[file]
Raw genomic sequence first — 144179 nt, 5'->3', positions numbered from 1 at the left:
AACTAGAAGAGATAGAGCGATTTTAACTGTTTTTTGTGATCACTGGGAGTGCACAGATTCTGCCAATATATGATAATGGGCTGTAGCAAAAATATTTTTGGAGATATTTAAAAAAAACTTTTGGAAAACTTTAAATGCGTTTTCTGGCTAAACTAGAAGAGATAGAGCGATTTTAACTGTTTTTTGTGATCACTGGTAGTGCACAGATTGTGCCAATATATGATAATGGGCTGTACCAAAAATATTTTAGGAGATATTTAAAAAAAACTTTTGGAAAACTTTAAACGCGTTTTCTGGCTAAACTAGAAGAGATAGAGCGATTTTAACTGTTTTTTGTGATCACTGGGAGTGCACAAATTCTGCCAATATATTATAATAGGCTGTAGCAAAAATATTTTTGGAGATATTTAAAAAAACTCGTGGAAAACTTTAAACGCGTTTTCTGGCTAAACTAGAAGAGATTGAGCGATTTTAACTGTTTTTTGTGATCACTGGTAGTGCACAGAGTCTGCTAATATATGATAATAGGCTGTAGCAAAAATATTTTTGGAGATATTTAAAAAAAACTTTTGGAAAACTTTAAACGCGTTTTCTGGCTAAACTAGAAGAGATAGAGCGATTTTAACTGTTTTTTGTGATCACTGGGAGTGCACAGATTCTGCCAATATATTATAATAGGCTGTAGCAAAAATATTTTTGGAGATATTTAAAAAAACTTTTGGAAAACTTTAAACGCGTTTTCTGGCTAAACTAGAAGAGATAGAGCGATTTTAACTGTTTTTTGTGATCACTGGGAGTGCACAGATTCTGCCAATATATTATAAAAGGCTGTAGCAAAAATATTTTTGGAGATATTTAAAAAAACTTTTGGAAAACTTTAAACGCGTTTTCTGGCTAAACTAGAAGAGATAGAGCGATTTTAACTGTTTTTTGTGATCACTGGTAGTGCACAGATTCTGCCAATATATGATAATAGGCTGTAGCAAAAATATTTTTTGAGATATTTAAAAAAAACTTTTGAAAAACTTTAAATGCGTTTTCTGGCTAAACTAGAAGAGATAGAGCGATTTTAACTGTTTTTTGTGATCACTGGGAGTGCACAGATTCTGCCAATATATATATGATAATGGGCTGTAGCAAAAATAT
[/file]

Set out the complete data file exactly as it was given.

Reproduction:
Raw genomic sequence first — 144179 nt, 5'->3', positions numbered from 1 at the left:
AACTAGAAGAGATAGAGCGATTTTAACTGTTTTTTGTGATCACTGGGAGTGCACAGATTCTGCCAATATATGATAATGGGCTGTAGCAAAAATATTTTTGGAGATATTTAAAAAAAACTTTTGGAAAACTTTAAATGCGTTTTCTGGCTAAACTAGAAGAGATAGAGCGATTTTAACTGTTTTTTGTGATCACTGGTAGTGCACAGATTGTGCCAATATATGATAATGGGCTGTACCAAAAATATTTTAGGAGATATTTAAAAAAAACTTTTGGAAAACTTTAAACGCGTTTTCTGGCTAAACTAGAAGAGATAGAGCGATTTTAACTGTTTTTTGTGATCACTGGGAGTGCACAAATTCTGCCAATATATTATAATAGGCTGTAGCAAAAATATTTTTGGAGATATTTAAAAAAACTCGTGGAAAACTTTAAACGCGTTTTCTGGCTAAACTAGAAGAGATTGAGCGATTTTAACTGTTTTTTGTGATCACTGGTAGTGCACAGAGTCTGCTAATATATGATAATAGGCTGTAGCAAAAATATTTTTGGAGATATTTAAAAAAAACTTTTGGAAAACTTTAAACGCGTTTTCTGGCTAAACTAGAAGAGATAGAGCGATTTTAACTGTTTTTTGTGATCACTGGGAGTGCACAGATTCTGCCAATATATTATAATAGGCTGTAGCAAAAATATTTTTGGAGATATTTAAAAAAACTTTTGGAAAACTTTAAACGCGTTTTCTGGCTAAACTAGAAGAGATAGAGCGATTTTAACTGTTTTTTGTGATCACTGGGAGTGCACAGATTCTGCCAATATATTATAAAAGGCTGTAGCAAAAATATTTTTGGAGATATTTAAAAAAACTTTTGGAAAACTTTAAACGCGTTTTCTGGCTAAACTAGAAGAGATAGAGCGATTTTAACTGTTTTTTGTGATCACTGGTAGTGCACAGATTCTGCCAATATATGATAATAGGCTGTAGCAAAAATATTTTTTGAGATATTTAAAAAAAACTTTTGAAAAACTTTAAATGCGTTTTCTGGCTAAACTAGAAGAGATAGAGCGATTTTAACTGTTTTTTGTGATCACTGGGAGTGCACAGATTCTGCCAATATATATATGATAATGGGCTGTAGCAAAAATAT